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First 6 weeks of college most dangerous time for sexual assault

More than 50 percent of college sexual assaults occur in the first six weeks of classes, a time known as the "red zone." 

People moving into the residence halls at NAU lined up Aug. 25, 2017. (Photo: Halie Cook/12 News)

Gabby Torres and her sister unloaded a Mini Cooper filled with her belongings outside of a freshman dorm at Northern Arizona University Friday morning. For Gabby, who plans to major in biology, it was the beginning of her college career -- something she sees as a fresh start.

"I am really excited," she said. "I love this campus and I've wanted to go here since I was little so it's really exciting to see everything like come together, just everything I've worked for."

NAU welcomed 5,700 freshman this year and many of them moved in to the dorms this week.

As a freshman, Torres and other girls moving in this week are at a higher risk for what experts refer to as the "red zone," the first six weeks of the fall semester, when sexual assaults on college campuses seem to spike.

More than 50 percent of college sexual assaults occur between August and November and students are at an increased risk during the first few months of their first and second semesters, according to statistics from the Rape, Abuse & Incest National Network.

The "red zone" overlaps with the time when back-to-school parties and hangouts happen. Freshman are at a higher risk because they have fewer friends, little drinking experience and are eager to fit in, said Melissa Sleet, a mobile advocacy program manager with Victims Witness Services for Coconino County.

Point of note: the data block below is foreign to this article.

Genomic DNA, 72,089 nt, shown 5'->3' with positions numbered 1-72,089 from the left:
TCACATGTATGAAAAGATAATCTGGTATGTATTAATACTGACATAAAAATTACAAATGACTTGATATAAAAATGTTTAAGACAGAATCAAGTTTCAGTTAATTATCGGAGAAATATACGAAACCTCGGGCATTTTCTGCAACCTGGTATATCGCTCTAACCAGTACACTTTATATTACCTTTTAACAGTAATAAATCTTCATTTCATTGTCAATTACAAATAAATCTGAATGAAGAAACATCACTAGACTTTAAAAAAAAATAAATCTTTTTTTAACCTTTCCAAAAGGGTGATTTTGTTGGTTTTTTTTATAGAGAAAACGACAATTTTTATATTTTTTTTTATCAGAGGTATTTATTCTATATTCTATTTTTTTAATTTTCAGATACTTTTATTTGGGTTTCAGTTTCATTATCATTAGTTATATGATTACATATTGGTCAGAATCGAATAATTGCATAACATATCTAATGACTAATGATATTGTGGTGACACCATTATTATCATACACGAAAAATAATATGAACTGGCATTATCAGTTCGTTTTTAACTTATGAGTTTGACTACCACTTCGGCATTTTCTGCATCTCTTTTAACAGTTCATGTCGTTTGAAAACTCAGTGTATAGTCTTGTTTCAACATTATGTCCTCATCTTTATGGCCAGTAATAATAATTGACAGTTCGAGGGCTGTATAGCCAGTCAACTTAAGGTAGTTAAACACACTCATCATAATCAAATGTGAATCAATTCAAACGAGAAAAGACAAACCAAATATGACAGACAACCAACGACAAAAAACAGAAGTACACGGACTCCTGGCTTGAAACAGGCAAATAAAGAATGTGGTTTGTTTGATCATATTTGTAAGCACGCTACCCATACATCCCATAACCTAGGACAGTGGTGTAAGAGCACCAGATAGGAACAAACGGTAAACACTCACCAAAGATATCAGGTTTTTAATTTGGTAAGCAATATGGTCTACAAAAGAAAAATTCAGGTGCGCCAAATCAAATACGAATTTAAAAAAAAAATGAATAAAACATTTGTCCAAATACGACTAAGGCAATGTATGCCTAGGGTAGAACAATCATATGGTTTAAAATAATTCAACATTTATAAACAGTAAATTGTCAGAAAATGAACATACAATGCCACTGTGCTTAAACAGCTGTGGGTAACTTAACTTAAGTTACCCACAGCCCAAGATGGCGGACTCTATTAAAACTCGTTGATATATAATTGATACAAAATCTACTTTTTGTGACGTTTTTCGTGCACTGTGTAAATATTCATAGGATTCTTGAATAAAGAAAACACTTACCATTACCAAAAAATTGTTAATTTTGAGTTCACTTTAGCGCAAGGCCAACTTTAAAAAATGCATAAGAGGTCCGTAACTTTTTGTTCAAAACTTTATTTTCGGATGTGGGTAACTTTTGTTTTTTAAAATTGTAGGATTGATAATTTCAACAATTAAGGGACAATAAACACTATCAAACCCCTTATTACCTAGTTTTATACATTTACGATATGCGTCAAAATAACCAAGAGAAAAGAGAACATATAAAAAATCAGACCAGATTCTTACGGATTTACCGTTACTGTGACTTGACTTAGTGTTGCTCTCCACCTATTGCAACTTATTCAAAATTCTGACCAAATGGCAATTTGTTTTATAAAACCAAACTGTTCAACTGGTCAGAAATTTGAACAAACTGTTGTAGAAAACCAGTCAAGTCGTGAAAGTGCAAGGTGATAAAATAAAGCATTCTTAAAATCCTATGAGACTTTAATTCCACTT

"So these first few weeks are going to be intense because it’s the red zone," said Sleet. "So that’s where the parties are going to happen and when everyone is coming back to school and wanting to just hang out with friends."

Females between the ages of 18-24 are most at risk of being assaulted. Among undergraduate students, 23.1 percent of women and 5.4 percent of men are rape or sexual assault victims, according to RAINN.

Only 11 percent of females report sexual assaults and when alcohol is involved, that percentage drops to about 7 percent, said Sleet.

"If they don't want to report it, that's OK, that's their choice. If they want to report later the statute of limitations it can be a year to two years of when they can report it," said Sleet.

Students at NAU are required to complete an online program that addresses diversity and sexual assault.

New students are also required to attend orientation which has a session called True Life. True Life addresses sexual assault, roommate issues, drugs and alcohol, according to Kimberly Ott, the assistant to the president for executive communications and media relations at NAU.

Sleet said to always be aware of your surroundings, carry mace with you and keep an eye on your drink.

"Do not ever walk alone," said Sleet. "Make sure you are with trustworthy friends, do not go by yourself. Know your whereabouts."

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